Tomorrow is our first big event with Social Media Club Columbia. We’re having our future of journalism conference. We’re talking about the future of journalism and the impact of social media in the newsroom.
Some of our guest have already taken the time to respond to our questions. Dan Conover and Doug Fisher have addressed all of their questions on their own blogs. I also plan on answering as many questions on the site since I was the one who came up with them.
I wanted to take the time to highlight two great points from Dan and Doug. First is an idea from Conover
There are plenty of people who can walk into your newsroom and set up the workflows and training sessions that can make a web-first system work (like, say, [me for instance](http://danconover.com)). But unless your top management is accountable for its success, and by that I mean that their salaries and bonuses are tied to it, it's not going to change. This is a cultural challenge masquerading as a technical problem.
Dan has really hit on something here. How many publishers salaries are tied into how well their website do? Right now, I would guess that the majority of their concern is with the print product, but it is going to take a complete change in mentality before everyone is ready to accept the web first model of news. I would like to see a newsroom system set up that rewards everyone for being web first.
Everyone wants to talk about micropayments from customers, but let’s flip the idea and consider micropayments for reporters, editors and photographers who move stories, photos and video faster, engage their audience and get more pageviews. Those employees would receive a monthly bonus based on how well they did online.
Once we put the incentive on being web first, I think we’ll see more of the pieces of this puzzle fall into place.
The second point, raised by Doug about institutional knowledge verses reader knowledge:
Well, let's start with these two assertions: at least half of your audience knows more about a story than you do, but two-thirds of them really have no clue about much outside their own little world. In other words, the collective and institutional knowledge are complementary. If you don't acknowledge a lot of people know more than you do, all sorts of bad things result. You tend to write down to your readers. You tend to ignore nuances and oversimplify. You might miss valuable information.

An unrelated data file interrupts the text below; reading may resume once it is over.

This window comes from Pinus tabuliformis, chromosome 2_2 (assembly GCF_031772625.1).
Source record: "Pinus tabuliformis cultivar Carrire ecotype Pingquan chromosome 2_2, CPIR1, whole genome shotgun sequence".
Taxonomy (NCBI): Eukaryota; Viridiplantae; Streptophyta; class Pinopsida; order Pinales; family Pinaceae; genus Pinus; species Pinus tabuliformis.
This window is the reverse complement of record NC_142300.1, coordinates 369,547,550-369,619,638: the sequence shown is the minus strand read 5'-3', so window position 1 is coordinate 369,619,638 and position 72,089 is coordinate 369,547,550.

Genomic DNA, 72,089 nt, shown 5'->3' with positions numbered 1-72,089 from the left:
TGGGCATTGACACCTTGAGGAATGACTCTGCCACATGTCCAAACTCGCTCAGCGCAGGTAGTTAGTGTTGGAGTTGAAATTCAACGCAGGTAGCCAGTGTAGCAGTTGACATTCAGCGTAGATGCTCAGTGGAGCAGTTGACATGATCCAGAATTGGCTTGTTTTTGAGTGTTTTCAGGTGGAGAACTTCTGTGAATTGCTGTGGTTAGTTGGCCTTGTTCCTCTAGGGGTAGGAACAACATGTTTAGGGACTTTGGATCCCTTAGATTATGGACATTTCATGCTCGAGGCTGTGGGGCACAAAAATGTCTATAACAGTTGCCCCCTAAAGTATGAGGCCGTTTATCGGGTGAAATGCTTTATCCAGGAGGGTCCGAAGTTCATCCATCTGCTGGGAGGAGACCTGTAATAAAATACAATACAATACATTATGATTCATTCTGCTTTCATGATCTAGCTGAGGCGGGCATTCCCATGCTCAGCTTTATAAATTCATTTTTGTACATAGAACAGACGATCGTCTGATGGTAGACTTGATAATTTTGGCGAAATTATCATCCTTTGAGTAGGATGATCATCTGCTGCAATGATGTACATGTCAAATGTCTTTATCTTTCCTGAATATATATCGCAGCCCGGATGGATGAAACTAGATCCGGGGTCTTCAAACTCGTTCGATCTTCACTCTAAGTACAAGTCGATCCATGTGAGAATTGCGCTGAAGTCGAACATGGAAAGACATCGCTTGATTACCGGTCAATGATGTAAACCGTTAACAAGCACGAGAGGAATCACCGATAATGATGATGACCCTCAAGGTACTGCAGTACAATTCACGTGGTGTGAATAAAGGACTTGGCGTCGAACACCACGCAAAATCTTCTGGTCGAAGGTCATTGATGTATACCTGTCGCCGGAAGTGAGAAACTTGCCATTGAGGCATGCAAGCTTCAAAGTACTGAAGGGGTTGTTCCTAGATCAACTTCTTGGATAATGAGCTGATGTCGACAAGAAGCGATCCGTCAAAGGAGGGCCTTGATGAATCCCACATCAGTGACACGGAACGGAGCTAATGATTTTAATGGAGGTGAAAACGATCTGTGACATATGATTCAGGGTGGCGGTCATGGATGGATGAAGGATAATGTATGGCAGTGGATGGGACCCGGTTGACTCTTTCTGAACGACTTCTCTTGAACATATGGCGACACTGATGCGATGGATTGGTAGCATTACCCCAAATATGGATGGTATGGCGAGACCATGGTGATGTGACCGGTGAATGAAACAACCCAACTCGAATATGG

As we all know, journalism can no longer be a one-way street of information, it has to flow both ways. Part of the problem journalist have with community journalism is knowing that we can trust what they say and write. When you approach journalism from a wiki style model where a static story becomes a living story, you’ll learn that sometimes you’re readers know much more about a subject than you do. Figuring out how to collect and curate this content is one thing we hope to discuss.
One other quick point that I would like to make is the idea of curation. Clay Shirky had a great quote in a recent interview “If anyone can say anything, publishers can no longer do things the way they use to.”
Maybe what we need to consider is a way of curating content for consumers so they don’t become overwhelmed by information.
There are two ways to approach this idea so just hear me out.
People on one side of the argument will tell you that “it’s unnecessary to curate content for people because they can do it themselves. There are tools for doing that.” That’s true, with twitter, google reader and the New York Times custom RSS feed, who needs journalists?
There’s the other side of this argument. “People need us because they are lazy and don’t have the knowledge to do it themselves.” That may be a blunt statement, but part of it is true. How many people do you know that actually change their own oil? How many people can repair their own P.C.? I know plenty of people who can do both, but I know that their are more people who are willing to pay someone to do it for them, because they don’t know how, or they would rather not waste their time trying to figure out something they only need to do once or twice. Once we can figure out a sustainable way of curating content for readers, we’ll move forward in this discussion.
Let’s take this idea and apply it to what we’re currently doing. I posted on twitter that if I started a news company tomorrow, we wouldn’t have a central website. Think about the possibilities of building great mobile and desktop applications that give the user a great UI that they would be willing to pay for.
This could solve two problems. One, How do we get people to pay for content? Two, how do we get our content on the web without putting it behind a paywall?
Your content would still reside on the web, it would be indexed by Google and could be linked to by legacy bloggers who are still blogging the same way in 10 years, but no one says how it should look. The link itself could be a simple text file with nothing more than a bunch of meta tags.
Here’s a video that Charles Ellison and I recorded for our SMC meeting, I think it’s about as painfully awkward as you can get and I freaking love it!